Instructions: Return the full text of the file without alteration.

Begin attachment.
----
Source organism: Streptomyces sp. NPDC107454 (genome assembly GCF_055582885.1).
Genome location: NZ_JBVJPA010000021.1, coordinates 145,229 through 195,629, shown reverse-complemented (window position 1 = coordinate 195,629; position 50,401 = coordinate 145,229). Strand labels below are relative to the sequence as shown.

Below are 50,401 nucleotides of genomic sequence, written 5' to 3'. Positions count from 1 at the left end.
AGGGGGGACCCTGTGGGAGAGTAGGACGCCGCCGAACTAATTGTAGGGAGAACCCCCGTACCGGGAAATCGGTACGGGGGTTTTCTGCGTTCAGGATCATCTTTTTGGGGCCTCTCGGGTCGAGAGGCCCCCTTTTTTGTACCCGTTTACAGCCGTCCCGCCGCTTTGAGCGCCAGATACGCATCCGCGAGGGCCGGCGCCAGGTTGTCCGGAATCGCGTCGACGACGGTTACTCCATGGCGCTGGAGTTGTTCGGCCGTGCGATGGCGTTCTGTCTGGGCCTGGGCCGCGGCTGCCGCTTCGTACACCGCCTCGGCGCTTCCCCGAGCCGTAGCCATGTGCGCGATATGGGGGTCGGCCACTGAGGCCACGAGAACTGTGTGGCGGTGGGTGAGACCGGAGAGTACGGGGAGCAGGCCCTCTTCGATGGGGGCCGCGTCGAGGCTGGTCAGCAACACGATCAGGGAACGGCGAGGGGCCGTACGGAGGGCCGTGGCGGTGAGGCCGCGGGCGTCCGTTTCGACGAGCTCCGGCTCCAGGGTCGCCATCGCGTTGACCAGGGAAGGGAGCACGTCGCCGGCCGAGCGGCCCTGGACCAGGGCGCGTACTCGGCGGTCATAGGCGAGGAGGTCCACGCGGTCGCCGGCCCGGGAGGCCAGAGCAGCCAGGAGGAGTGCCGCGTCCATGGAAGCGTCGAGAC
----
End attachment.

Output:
Source organism: Streptomyces sp. NPDC107454 (genome assembly GCF_055582885.1).
Genome location: NZ_JBVJPA010000021.1, coordinates 145,229 through 195,629, shown reverse-complemented (window position 1 = coordinate 195,629; position 50,401 = coordinate 145,229). Strand labels below are relative to the sequence as shown.

Below are 50,401 nucleotides of genomic sequence, written 5' to 3'. Positions count from 1 at the left end.
AGGGGGGACCCTGTGGGAGAGTAGGACGCCGCCGAACTAATTGTAGGGAGAACCCCCGTACCGGGAAATCGGTACGGGGGTTTTCTGCGTTCAGGATCATCTTTTTGGGGCCTCTCGGGTCGAGAGGCCCCCTTTTTTGTACCCGTTTACAGCCGTCCCGCCGCTTTGAGCGCCAGATACGCATCCGCGAGGGCCGGCGCCAGGTTGTCCGGAATCGCGTCGACGACGGTTACTCCATGGCGCTGGAGTTGTTCGGCCGTGCGATGGCGTTCTGTCTGGGCCTGGGCCGCGGCTGCCGCTTCGTACACCGCCTCGGCGCTTCCCCGAGCCGTAGCCATGTGCGCGATATGGGGGTCGGCCACTGAGGCCACGAGAACTGTGTGGCGGTGGGTGAGACCGGAGAGTACGGGGAGCAGGCCCTCTTCGATGGGGGCCGCGTCGAGGCTGGTCAGCAACACGATCAGGGAACGGCGAGGGGCCGTACGGAGGGCCGTGGCGGTGAGGCCGCGGGCGTCCGTTTCGACGAGCTCCGGCTCCAGGGTCGCCATCGCGTTGACCAGGGAAGGGAGCACGTCGCCGGCCGAGCGGCCCTGGACCAGGGCGCGTACTCGGCGGTCATAGGCGAGGAGGTCCACGCGGTCGCCGGCCCGGGAGGCCAGAGCAGCCAGGAGGAGTGCCGCGTCCATGGAAGCGTCGAGAC